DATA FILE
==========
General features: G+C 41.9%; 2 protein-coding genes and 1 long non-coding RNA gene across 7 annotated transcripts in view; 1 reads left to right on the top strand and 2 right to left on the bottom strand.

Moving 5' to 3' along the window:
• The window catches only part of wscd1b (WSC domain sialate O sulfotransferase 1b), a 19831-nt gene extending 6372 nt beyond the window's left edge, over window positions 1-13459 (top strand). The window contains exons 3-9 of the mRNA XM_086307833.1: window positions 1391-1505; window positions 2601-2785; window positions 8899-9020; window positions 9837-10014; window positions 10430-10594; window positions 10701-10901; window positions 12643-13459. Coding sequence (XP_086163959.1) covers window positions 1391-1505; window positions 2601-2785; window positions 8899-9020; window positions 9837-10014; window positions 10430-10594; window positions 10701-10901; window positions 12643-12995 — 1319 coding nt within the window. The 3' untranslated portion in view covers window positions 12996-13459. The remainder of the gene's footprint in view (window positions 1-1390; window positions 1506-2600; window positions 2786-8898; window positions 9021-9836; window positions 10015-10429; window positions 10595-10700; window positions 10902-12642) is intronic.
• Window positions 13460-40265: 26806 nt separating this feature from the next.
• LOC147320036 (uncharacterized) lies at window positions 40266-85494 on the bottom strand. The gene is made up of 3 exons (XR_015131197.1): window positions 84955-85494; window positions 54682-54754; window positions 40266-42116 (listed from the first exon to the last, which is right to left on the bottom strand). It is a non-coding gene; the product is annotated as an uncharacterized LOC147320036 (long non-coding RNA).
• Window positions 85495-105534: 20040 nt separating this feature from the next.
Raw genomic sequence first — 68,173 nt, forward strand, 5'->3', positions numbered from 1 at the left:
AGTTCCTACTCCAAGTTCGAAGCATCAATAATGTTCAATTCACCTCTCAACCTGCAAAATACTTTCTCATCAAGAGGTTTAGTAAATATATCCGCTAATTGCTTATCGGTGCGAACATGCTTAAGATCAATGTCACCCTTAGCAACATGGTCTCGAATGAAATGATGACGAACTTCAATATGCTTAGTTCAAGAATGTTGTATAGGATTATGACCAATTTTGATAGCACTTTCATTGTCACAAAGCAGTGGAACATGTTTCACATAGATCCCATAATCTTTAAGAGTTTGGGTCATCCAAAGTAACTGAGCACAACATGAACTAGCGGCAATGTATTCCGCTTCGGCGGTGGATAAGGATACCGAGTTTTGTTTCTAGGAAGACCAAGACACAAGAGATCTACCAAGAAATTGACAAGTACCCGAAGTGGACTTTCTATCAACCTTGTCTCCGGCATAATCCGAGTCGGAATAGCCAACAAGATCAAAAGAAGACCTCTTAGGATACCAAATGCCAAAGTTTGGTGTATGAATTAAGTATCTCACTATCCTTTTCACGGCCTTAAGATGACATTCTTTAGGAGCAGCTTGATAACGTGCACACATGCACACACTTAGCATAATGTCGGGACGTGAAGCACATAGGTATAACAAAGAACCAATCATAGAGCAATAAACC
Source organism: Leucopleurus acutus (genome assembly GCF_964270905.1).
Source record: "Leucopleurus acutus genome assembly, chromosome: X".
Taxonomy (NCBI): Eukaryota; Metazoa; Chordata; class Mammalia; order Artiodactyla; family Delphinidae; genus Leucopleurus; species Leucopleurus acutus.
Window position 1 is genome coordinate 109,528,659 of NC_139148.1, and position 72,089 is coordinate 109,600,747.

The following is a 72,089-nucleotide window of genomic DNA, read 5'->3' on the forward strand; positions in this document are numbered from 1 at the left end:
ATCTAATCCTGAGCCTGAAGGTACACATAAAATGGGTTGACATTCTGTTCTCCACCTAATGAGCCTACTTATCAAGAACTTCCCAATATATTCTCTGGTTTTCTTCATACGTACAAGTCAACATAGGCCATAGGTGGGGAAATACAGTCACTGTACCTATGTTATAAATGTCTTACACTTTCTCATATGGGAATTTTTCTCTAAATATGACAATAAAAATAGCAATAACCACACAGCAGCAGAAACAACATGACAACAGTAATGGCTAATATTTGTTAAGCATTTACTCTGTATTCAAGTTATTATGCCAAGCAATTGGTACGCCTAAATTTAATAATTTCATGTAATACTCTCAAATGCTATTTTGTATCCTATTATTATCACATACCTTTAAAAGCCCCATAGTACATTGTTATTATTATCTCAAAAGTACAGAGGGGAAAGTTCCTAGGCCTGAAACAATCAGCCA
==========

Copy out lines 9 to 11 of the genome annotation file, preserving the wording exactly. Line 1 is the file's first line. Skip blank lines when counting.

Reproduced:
Source organism: Leucopleurus acutus (genome assembly GCF_964270905.1).
Source record: "Leucopleurus acutus genome assembly, chromosome: X".
Taxonomy (NCBI): Eukaryota; Metazoa; Chordata; class Mammalia; order Artiodactyla; family Delphinidae; genus Leucopleurus; species Leucopleurus acutus.